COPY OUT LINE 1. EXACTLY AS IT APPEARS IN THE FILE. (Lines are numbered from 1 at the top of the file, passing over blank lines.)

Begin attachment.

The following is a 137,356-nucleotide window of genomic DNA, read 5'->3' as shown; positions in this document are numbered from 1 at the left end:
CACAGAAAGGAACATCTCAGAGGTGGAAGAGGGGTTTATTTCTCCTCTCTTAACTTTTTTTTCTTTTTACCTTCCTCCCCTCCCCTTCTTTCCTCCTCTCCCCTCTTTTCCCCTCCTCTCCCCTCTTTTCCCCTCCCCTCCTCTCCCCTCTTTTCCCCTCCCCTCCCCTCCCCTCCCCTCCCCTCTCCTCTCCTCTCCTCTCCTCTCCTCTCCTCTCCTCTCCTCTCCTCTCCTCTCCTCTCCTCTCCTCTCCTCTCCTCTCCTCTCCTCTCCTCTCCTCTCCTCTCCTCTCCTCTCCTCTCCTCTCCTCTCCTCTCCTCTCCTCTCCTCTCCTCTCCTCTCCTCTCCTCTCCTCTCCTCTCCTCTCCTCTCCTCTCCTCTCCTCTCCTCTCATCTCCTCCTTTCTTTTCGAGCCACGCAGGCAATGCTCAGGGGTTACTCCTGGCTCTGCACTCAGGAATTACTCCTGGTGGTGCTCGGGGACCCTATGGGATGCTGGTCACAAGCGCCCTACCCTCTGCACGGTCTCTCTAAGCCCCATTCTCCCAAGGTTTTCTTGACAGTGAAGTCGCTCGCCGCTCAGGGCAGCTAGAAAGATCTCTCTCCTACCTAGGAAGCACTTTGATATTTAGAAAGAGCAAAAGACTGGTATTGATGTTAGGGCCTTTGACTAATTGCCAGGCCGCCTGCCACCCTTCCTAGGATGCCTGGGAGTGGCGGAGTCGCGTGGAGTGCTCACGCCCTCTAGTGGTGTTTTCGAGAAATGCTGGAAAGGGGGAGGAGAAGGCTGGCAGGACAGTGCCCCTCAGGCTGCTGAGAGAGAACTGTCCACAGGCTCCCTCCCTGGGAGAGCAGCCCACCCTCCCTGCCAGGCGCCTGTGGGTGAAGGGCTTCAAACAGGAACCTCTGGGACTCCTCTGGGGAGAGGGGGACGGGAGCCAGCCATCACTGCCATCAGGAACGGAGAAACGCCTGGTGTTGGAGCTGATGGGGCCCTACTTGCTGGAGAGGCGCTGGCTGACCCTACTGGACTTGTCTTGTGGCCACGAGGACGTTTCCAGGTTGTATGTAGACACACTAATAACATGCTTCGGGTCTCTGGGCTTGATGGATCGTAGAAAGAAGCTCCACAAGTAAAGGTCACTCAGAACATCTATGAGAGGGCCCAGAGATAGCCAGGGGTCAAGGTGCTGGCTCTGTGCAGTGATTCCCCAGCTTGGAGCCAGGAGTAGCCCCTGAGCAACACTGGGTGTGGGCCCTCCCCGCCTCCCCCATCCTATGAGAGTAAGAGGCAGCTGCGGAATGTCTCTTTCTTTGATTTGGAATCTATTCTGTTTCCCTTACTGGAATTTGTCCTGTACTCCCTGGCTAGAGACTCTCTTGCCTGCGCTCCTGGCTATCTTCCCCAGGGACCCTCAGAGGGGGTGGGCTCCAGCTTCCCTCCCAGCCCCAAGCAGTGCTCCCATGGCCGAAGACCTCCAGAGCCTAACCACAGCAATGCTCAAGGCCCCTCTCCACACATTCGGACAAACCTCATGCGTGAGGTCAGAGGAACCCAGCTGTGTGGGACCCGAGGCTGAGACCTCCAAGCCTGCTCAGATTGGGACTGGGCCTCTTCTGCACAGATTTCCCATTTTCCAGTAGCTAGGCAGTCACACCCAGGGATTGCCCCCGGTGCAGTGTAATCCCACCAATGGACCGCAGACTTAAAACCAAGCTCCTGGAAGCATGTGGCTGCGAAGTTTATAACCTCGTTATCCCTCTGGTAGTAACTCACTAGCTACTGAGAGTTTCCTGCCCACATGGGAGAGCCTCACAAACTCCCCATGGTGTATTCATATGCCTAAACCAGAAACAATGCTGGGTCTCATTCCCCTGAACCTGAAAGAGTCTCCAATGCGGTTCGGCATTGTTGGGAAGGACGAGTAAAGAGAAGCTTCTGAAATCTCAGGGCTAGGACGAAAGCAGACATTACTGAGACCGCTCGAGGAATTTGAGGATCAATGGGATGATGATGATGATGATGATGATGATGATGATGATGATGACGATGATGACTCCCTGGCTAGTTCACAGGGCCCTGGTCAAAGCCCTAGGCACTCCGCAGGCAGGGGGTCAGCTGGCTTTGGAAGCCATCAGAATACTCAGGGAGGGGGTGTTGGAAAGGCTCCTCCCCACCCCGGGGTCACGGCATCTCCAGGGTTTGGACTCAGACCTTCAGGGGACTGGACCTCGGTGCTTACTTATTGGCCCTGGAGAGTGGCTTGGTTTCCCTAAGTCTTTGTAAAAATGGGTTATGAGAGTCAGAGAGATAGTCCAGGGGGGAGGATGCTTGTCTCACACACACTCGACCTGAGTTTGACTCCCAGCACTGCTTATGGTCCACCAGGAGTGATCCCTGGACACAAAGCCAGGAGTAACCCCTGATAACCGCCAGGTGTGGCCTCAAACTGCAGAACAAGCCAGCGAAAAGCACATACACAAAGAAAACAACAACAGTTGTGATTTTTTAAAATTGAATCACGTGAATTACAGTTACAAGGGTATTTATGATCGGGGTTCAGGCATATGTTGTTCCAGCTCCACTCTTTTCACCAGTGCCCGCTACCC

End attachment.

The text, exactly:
The following is a 137,356-nucleotide window of genomic DNA, read 5'->3' as shown; positions in this document are numbered from 1 at the left end: